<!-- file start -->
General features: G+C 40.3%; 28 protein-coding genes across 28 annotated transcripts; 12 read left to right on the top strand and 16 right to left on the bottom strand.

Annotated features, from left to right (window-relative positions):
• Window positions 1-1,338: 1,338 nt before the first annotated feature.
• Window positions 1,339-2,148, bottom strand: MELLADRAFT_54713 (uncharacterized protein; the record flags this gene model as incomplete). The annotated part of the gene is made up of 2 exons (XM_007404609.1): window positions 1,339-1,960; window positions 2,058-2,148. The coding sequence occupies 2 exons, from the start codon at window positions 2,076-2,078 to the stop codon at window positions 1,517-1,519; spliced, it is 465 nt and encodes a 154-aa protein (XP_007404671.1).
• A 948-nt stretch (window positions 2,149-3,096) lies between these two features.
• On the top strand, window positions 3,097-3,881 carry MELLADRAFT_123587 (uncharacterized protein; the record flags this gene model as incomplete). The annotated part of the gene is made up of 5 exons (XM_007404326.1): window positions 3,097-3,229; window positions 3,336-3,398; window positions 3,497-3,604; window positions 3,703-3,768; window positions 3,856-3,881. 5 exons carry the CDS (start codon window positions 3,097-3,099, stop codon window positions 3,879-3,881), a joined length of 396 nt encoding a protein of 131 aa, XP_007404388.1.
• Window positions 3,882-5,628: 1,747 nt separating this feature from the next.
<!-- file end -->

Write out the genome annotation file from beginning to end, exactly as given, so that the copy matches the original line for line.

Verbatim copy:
General features: G+C 40.3%; 28 protein-coding genes across 28 annotated transcripts; 12 read left to right on the top strand and 16 right to left on the bottom strand.

Annotated features, from left to right (window-relative positions):
• Window positions 1-1,338: 1,338 nt before the first annotated feature.
• Window positions 1,339-2,148, bottom strand: MELLADRAFT_54713 (uncharacterized protein; the record flags this gene model as incomplete). The annotated part of the gene is made up of 2 exons (XM_007404609.1): window positions 1,339-1,960; window positions 2,058-2,148. The coding sequence occupies 2 exons, from the start codon at window positions 2,076-2,078 to the stop codon at window positions 1,517-1,519; spliced, it is 465 nt and encodes a 154-aa protein (XP_007404671.1).
• A 948-nt stretch (window positions 2,149-3,096) lies between these two features.
• On the top strand, window positions 3,097-3,881 carry MELLADRAFT_123587 (uncharacterized protein; the record flags this gene model as incomplete). The annotated part of the gene is made up of 5 exons (XM_007404326.1): window positions 3,097-3,229; window positions 3,336-3,398; window positions 3,497-3,604; window positions 3,703-3,768; window positions 3,856-3,881. 5 exons carry the CDS (start codon window positions 3,097-3,099, stop codon window positions 3,879-3,881), a joined length of 396 nt encoding a protein of 131 aa, XP_007404388.1.
• Window positions 3,882-5,628: 1,747 nt separating this feature from the next.